Beshear said the use of the J&J vaccine will resume in prisons, although the state will make the Moderna and Pfizer-BioNTech vaccine available to inmates with concerns. He said the two remaining prisons that have not been vaccinated are men’s facilities.  At this time, only 70% of the inmates have been vaccinated. Beshear has said in-person visitation can resume when they reach the 80% mark.

Daily numbers: Beshear announced 213 new cases Monday, lowering the state’s seven day average by three, to 522.

The percentage of Kentuckians testing positive for the virus in the past seven days dropped again, to 3.15%. This rate has hovered in the 3% range since April 11. Health officials like to see this number below 5% as an indicator of lower community spread of the virus.

The weekly averages for both of these measure were lower than the prior week, Beshear said the state continues on a plateau.
“Remember, every single person who gets vaccinated helps make sure this happens or gets us on the decline,” he said. “While I’d like to see more people vaccinated, every week, every person that gets vaccinated makes a big difference.”

The statewide average of new cases over the past seven days was 10.15 per 100,000 residents, down .09 from yesterday. The New York Times ranks Kentucky 38th among the states.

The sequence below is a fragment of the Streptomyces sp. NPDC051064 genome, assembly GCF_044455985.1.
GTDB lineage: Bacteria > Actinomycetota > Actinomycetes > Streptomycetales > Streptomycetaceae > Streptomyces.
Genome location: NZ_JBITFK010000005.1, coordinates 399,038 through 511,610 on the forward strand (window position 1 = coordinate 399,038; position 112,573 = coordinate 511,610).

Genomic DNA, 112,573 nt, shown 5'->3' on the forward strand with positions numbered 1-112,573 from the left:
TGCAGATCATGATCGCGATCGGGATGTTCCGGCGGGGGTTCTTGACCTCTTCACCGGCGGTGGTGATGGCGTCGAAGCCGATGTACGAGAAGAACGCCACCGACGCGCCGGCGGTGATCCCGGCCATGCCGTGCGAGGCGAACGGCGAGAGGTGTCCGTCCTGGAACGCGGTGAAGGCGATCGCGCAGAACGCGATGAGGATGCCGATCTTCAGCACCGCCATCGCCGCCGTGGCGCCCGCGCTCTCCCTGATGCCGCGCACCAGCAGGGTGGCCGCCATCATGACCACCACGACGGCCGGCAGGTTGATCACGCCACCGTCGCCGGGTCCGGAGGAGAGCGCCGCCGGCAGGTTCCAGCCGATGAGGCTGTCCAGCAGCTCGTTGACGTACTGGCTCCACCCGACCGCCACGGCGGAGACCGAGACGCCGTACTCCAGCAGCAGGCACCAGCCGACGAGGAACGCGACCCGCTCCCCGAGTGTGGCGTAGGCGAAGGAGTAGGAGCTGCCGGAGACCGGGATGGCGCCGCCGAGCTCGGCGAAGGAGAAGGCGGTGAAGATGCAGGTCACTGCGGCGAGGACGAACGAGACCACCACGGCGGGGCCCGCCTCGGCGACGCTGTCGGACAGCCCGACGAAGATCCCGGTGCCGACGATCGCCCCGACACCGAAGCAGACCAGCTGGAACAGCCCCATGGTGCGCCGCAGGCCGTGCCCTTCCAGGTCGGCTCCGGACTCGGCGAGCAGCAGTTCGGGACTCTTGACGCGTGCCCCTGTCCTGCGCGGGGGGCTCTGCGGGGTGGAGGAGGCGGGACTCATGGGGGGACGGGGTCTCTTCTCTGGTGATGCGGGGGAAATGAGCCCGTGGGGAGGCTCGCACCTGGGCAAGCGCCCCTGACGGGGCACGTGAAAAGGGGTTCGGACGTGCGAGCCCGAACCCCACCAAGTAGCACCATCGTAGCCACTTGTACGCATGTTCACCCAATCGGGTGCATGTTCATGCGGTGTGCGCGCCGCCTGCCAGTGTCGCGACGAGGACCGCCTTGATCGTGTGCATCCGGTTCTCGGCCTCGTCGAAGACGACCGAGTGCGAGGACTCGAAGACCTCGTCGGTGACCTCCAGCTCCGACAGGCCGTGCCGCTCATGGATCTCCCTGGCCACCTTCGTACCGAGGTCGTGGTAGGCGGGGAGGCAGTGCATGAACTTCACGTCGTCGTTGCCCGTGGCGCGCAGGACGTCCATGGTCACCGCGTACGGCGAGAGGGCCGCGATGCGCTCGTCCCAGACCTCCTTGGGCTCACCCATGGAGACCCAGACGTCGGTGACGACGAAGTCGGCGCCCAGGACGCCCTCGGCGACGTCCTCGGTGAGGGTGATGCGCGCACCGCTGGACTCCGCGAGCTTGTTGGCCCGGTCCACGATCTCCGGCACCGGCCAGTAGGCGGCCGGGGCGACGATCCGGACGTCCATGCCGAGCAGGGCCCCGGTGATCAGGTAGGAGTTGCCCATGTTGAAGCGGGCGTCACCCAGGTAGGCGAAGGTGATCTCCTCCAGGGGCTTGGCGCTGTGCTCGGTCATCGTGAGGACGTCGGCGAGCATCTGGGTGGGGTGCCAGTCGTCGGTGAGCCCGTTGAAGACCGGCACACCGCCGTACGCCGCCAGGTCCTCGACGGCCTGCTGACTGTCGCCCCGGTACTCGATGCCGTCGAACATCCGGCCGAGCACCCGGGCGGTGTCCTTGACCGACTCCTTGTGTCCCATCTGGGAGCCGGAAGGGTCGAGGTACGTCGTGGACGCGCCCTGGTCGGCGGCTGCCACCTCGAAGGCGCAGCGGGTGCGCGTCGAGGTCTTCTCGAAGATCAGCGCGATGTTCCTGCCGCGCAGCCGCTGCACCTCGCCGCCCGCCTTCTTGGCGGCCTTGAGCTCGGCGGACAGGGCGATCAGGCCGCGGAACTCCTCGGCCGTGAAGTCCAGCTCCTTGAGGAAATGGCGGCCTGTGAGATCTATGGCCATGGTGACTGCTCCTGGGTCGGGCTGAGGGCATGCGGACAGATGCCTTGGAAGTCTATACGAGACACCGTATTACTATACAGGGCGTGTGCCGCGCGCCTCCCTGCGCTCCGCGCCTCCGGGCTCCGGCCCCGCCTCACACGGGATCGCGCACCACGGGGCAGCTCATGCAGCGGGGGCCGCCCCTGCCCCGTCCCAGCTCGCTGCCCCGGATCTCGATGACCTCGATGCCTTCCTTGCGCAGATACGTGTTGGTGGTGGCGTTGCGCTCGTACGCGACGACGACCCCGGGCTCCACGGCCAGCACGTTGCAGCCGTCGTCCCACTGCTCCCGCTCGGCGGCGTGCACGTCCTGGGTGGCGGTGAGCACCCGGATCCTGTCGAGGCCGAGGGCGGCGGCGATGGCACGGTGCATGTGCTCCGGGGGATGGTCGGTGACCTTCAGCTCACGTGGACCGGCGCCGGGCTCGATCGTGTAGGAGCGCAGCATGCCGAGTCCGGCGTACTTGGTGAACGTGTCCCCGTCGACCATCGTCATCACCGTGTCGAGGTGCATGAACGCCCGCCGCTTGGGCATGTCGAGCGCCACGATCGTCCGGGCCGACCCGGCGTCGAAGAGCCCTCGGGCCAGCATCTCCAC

Counties with double the statewide rate were Lewis, 38.7 per 100,000;  Bath, 36.6; Powell, 34.7; Montgomery, 27.4; Robertson, 27.1; Mason, 26.8; and Morgan, 24.7.

Kentucky hospitals have 414 Covid-19 patients (down 33 from Sunday); 108 in intensive care (down 20); and 47 of those on a ventilator (up 2). Beshear said these numbers have largely plateaued as well.

The Lake Cumberland hospital readiness region is the only region using at least 80% of the beds in its intensive care units, at exactly 80%. Only 13.3% of the ICU beds have Covid-19 patients.

Eleven more Kentuckians were added to the list of Covid-19 fatalities, four of them from regular health-department reports and seven from an ongoing audit of death certificates. The death toll is 6,459.

The regularly reported fatalities were in April, March and January. They were a Hart County woman, 67; a Henry County man, 92; and two Jefferson County women, 55 and 73.